Following closely and nipping at its heels will be the arrival of Chum salmon fry into the salty waters of Puget Sound. Every year, sometime in late February or early March, these migratory fry exit their birth rivers to enter the dangerous hunting grounds of the Clarki Clarki or sea run, Coastal Cutthroat trout.

Puget Sound has over 2000 miles of shoreline but as luck, or actually nature would have it, their safe haven is very near shore, the shallow water beaches of the Sound attracting our beloved SRC's within striking distance of us, the overwhelmed by its magnitude but otherwise dauntless fly angler.

Having toted a fly rod around the world over the past 10 years, I can say with experience and some degree of favoritism that when all 3 of these elements collide it's just silly.

Small pods of SRC's from 12-20 inches, aggressively pursue these fry, scattering them with wreckless abandon. Hook ups are often within 20ft and surface flies imitating injured bait draw regular attention. When it really goes off, multiple pods are going about their business all around, you have a fish on and more are jumping around you and at times it feels like a mini Nat Geo episode and you are smack in the middle, shin deep. Did I mention migratory Coho salmon during the later summer and fall, yeah, that happens too!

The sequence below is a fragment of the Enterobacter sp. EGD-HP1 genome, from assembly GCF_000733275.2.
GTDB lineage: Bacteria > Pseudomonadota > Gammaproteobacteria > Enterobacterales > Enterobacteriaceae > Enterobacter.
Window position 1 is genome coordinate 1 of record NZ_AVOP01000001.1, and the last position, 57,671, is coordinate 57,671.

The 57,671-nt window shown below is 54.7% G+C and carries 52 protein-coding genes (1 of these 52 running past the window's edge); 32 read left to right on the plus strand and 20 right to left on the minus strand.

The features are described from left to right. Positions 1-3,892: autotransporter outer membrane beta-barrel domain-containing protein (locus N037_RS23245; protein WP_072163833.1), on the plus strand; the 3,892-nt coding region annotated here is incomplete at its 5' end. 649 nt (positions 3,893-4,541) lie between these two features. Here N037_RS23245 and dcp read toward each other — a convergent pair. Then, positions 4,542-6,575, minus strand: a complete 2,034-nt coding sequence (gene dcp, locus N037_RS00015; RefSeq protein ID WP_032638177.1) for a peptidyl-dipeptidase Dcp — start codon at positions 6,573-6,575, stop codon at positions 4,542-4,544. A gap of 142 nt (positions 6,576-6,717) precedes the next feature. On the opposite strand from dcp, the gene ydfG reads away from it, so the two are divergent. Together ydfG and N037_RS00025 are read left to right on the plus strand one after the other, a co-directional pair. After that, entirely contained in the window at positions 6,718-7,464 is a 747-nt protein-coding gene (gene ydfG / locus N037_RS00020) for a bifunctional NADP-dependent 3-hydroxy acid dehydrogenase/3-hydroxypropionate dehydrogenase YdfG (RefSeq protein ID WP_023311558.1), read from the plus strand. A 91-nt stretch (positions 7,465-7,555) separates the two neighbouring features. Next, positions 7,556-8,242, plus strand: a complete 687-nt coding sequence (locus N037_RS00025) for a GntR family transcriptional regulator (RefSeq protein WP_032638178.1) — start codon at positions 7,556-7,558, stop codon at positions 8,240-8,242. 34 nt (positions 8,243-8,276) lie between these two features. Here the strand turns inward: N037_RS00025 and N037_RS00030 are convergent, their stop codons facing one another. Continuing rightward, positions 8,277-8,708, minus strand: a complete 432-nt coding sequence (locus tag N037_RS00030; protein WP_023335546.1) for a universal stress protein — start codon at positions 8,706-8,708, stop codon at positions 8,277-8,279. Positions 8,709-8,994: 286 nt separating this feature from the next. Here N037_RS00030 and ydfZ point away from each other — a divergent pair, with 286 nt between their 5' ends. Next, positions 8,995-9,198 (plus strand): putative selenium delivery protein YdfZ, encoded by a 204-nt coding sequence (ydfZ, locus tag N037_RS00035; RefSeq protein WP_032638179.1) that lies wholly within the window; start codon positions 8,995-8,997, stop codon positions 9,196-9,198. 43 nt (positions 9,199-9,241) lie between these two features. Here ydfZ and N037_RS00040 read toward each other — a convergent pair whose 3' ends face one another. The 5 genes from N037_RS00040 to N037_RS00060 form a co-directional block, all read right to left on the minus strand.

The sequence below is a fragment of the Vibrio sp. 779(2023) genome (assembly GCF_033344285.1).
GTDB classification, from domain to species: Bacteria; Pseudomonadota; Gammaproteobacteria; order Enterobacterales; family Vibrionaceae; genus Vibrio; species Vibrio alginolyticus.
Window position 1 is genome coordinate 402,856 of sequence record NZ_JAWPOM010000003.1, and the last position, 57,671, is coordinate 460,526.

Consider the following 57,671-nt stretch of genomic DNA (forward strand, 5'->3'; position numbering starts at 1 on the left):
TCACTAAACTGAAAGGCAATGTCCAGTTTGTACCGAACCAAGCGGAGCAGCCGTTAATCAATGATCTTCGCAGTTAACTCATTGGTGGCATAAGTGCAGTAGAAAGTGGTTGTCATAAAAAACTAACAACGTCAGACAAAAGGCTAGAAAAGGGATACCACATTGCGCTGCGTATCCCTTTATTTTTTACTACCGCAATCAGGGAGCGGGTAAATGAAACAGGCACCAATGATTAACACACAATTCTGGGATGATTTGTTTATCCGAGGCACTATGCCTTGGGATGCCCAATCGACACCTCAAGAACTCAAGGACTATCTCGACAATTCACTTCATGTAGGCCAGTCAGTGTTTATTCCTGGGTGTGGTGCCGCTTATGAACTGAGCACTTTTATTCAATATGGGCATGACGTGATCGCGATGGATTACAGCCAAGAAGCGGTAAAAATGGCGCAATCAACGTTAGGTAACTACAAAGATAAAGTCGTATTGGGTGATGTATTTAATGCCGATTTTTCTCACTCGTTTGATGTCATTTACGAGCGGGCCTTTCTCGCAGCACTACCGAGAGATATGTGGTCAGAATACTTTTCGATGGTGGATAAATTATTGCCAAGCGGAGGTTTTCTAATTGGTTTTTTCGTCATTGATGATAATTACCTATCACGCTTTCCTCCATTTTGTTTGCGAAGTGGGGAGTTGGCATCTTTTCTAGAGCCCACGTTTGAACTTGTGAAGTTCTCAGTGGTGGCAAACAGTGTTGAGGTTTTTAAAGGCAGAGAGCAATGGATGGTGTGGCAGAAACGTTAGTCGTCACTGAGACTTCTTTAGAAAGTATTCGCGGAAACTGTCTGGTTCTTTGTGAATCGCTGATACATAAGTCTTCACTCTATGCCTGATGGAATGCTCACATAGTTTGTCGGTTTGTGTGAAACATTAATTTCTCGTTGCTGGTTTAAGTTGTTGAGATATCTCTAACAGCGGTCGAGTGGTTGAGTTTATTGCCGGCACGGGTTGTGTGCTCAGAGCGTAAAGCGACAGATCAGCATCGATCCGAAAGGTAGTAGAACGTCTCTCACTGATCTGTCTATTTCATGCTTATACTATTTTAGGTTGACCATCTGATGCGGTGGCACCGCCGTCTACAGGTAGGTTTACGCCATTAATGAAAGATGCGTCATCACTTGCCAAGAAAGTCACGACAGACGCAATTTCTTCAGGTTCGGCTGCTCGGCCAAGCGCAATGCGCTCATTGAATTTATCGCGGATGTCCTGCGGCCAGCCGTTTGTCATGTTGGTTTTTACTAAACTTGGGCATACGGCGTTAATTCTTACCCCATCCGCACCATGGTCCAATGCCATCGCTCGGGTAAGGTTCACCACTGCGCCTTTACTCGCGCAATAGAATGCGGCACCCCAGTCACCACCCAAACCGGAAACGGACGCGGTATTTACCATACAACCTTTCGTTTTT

Should the Sound be a bit much to wrap the mind around, our one and only year around trout river, the Yakima is awakening as well. BWO's, Skwala and March Browns will challenge and delight. If flows are down, take the to banks, plenty of walk and wade access on this river and experiencing the high desert from a boat can be equally rewarding so choose your destiny and prepare accordingly for Mother Nature, you never know what's in store in February, March and April.